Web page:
“Wildlife trafficking is also threatening human security. Heavily-armed outside poaching gangs directly threaten local peace, security and democratic processes. In addition, in many cases, the proceeds from poached animals and trafficking in their parts, in particular ivory, fuel armed groups especially on the African continent, undermining the peace and security of regions, individual countries and communities.  This trafficking and associated transnational organized crime significantly undermines sustainable development of local economies.


“There are implications for the rule of law. The corruption all along the trade chain from source to destination that enables the illegal wildlife trade undermines the rule of national and international law.  The Secretary-General said on the occasion of World Wildlife Day on 3 March that the ‘illegal wildlife trade undermines the rule of law and threatens national security; it degrades ecosystems and is a major obstacle to the efforts of rural communities and indigenous peoples striving to sustainably manage their natural resources.’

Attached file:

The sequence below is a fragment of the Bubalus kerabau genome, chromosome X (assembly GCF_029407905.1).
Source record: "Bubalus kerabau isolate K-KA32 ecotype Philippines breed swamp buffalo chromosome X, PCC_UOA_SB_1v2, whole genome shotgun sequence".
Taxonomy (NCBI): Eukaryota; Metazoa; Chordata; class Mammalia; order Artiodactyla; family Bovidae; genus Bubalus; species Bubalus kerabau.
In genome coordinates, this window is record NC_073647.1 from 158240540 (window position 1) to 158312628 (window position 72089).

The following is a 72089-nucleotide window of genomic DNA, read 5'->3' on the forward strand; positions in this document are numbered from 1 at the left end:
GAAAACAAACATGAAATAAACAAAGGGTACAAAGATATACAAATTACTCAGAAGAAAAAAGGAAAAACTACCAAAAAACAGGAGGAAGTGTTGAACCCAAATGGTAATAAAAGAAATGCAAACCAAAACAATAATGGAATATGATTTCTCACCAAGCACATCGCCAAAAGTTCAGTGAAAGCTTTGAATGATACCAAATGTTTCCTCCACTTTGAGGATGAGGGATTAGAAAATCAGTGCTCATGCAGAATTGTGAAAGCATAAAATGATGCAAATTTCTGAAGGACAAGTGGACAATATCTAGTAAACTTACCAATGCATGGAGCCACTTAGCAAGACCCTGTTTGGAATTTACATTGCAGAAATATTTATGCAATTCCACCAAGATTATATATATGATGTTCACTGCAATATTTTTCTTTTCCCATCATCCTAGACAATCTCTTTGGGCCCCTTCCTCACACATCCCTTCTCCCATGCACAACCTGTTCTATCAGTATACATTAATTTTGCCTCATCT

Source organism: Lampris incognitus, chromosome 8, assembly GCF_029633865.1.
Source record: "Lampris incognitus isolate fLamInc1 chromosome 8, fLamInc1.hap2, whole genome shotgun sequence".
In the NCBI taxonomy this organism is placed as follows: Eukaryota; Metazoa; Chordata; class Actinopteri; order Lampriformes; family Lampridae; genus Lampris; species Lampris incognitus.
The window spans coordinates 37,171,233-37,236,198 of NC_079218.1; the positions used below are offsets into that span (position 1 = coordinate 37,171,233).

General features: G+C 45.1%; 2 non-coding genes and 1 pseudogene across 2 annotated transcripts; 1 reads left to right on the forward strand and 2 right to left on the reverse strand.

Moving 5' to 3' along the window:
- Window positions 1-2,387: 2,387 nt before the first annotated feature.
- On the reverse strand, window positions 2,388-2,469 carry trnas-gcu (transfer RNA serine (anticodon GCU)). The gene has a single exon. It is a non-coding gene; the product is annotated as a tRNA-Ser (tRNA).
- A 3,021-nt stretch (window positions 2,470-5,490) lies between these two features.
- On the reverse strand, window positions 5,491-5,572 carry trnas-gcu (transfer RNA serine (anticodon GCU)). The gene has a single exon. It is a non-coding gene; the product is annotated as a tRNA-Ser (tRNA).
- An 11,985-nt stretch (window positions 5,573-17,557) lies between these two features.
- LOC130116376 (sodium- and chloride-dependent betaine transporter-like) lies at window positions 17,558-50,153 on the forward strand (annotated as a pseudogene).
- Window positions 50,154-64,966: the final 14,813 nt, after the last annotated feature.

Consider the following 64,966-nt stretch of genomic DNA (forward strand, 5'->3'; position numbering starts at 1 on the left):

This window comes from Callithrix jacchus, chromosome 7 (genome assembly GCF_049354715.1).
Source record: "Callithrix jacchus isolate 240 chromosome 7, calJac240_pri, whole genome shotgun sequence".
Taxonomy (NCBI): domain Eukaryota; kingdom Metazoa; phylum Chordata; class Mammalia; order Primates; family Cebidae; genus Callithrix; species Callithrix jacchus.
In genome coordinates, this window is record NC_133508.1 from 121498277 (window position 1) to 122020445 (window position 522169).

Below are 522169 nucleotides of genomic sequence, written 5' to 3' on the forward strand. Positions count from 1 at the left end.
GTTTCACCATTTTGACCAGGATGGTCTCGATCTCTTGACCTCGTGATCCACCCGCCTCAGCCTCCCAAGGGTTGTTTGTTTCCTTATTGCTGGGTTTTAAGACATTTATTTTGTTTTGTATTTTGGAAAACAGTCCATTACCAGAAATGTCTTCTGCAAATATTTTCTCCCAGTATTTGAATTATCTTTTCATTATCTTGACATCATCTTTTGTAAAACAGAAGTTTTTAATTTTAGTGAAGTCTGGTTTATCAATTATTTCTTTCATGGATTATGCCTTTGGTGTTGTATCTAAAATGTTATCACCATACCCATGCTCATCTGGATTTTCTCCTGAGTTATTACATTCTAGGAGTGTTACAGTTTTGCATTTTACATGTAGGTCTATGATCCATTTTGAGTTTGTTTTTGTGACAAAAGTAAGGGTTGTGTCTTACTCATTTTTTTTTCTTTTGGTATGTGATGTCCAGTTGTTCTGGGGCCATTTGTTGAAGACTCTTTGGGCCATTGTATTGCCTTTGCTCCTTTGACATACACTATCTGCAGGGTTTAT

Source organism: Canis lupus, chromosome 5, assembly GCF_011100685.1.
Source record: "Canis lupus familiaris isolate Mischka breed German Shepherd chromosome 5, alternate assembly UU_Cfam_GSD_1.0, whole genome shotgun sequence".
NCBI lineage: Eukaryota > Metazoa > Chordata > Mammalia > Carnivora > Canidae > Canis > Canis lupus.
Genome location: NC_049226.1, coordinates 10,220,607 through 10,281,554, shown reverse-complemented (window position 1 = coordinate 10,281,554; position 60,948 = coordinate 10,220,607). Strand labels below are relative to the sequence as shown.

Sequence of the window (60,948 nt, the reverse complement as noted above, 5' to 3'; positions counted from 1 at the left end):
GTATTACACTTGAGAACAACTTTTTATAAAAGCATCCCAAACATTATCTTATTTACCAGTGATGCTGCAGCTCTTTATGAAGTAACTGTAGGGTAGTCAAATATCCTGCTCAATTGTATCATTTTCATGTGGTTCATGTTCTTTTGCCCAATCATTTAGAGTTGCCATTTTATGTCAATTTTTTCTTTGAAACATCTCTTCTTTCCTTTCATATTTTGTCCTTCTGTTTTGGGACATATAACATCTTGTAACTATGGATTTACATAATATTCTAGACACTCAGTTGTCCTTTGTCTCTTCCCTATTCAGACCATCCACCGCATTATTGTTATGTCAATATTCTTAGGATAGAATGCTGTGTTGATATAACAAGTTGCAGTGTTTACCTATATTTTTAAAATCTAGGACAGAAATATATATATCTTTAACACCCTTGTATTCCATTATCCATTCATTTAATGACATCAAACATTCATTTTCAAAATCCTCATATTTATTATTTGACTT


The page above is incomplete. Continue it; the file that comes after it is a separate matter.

“Finally, the plundering of wildlife, both on land and in the sea, removes vital resources from the marginalized communities who most depend on it. This includes bushmeat, as well as fish -- It is estimated that about 1 billion people, largely in developing countries, rely on fish as their primary animal protein source, and illegal fishing that largely benefits consumers in wealthy countries undermines that basic food security. Loss of certain species to poaching for illegal trade, undermines ecosystem integrity, and harms the ecosystem broad range of ecosystem services that are essential for our very survival, including for human health.


“What is the global community doing about this crisis and what more can it do?